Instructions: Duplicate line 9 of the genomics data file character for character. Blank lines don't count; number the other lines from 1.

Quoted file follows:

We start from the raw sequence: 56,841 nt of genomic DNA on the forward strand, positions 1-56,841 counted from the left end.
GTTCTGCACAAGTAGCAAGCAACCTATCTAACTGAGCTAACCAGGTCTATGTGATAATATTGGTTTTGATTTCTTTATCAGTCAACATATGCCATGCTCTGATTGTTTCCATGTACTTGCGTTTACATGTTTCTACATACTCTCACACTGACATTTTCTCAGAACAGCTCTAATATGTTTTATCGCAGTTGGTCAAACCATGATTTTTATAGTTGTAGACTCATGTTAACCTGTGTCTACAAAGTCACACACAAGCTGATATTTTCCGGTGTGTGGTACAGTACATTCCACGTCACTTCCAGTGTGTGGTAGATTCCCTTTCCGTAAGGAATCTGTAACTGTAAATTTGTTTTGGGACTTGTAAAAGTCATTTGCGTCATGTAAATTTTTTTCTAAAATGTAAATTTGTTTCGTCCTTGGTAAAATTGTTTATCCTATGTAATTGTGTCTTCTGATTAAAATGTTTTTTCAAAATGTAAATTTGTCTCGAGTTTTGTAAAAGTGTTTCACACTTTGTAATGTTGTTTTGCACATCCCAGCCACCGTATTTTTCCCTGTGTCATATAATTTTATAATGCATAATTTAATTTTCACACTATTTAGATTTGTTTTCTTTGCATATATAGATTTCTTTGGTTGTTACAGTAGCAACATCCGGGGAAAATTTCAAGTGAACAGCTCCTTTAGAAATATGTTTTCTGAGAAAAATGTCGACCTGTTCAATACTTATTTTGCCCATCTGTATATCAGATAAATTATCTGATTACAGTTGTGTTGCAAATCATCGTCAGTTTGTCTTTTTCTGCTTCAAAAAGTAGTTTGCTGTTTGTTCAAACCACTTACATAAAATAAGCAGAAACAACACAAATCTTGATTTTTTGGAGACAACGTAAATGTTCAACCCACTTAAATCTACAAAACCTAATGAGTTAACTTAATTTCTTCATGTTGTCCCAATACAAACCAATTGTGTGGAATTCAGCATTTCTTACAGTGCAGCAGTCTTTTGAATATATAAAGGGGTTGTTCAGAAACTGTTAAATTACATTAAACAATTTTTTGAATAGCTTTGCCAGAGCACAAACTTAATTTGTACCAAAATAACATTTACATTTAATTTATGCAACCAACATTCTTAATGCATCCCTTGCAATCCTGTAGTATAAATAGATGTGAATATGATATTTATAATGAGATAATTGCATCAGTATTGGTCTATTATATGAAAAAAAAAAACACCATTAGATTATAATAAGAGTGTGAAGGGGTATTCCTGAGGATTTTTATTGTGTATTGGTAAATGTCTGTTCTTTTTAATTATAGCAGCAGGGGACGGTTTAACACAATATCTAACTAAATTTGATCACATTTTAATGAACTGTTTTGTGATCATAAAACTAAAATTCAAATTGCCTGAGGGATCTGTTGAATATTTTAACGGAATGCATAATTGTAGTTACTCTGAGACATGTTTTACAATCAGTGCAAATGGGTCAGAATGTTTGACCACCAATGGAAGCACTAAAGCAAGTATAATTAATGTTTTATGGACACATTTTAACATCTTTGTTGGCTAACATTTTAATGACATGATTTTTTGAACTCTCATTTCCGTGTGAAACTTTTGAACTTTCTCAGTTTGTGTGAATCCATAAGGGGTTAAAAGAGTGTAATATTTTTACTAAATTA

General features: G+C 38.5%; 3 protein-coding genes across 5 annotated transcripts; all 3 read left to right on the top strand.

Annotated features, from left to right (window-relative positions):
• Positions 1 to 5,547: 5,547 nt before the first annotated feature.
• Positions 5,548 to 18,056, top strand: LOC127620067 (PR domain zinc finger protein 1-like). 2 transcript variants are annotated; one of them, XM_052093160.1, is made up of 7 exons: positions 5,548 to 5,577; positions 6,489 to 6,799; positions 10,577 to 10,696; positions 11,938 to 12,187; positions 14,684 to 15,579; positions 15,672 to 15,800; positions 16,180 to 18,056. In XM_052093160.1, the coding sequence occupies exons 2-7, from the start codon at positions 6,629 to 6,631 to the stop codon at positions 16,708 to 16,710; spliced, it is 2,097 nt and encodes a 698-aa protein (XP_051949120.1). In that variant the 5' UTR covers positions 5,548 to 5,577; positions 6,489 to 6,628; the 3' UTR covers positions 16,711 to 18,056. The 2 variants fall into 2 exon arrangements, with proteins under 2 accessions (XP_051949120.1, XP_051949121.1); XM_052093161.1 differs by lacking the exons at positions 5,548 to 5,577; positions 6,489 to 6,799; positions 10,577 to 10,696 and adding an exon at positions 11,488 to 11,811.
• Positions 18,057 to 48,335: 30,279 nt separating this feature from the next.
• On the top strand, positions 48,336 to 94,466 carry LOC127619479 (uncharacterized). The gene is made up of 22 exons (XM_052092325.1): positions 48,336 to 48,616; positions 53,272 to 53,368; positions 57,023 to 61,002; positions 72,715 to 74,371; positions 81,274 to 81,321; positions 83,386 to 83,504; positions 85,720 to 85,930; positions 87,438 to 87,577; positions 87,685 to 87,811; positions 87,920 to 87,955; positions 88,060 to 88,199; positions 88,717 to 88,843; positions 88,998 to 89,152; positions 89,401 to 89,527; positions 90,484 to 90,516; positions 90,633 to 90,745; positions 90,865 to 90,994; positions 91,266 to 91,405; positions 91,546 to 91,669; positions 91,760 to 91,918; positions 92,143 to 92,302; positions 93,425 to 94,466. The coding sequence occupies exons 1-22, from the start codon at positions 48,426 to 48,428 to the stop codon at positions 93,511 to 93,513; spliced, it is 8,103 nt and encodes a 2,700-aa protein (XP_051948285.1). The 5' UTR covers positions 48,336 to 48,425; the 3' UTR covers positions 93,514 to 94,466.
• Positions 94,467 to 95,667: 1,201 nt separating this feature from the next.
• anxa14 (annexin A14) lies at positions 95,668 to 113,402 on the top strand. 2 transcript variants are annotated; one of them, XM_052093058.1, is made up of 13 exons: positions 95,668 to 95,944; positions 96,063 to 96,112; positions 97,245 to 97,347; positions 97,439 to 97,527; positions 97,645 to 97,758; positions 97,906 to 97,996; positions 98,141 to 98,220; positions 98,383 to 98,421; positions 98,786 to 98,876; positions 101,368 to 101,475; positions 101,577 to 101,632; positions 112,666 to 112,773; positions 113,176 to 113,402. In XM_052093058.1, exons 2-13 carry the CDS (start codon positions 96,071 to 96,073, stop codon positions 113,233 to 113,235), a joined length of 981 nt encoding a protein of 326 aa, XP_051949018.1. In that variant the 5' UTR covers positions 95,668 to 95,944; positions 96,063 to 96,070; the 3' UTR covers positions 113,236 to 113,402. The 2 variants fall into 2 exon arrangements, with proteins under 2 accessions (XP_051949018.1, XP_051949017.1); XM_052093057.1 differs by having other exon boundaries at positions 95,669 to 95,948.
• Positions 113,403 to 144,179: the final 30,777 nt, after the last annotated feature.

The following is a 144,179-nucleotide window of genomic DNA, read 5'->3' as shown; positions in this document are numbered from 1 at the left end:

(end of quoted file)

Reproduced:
• Positions 94,467 to 95,667: 1,201 nt separating this feature from the next.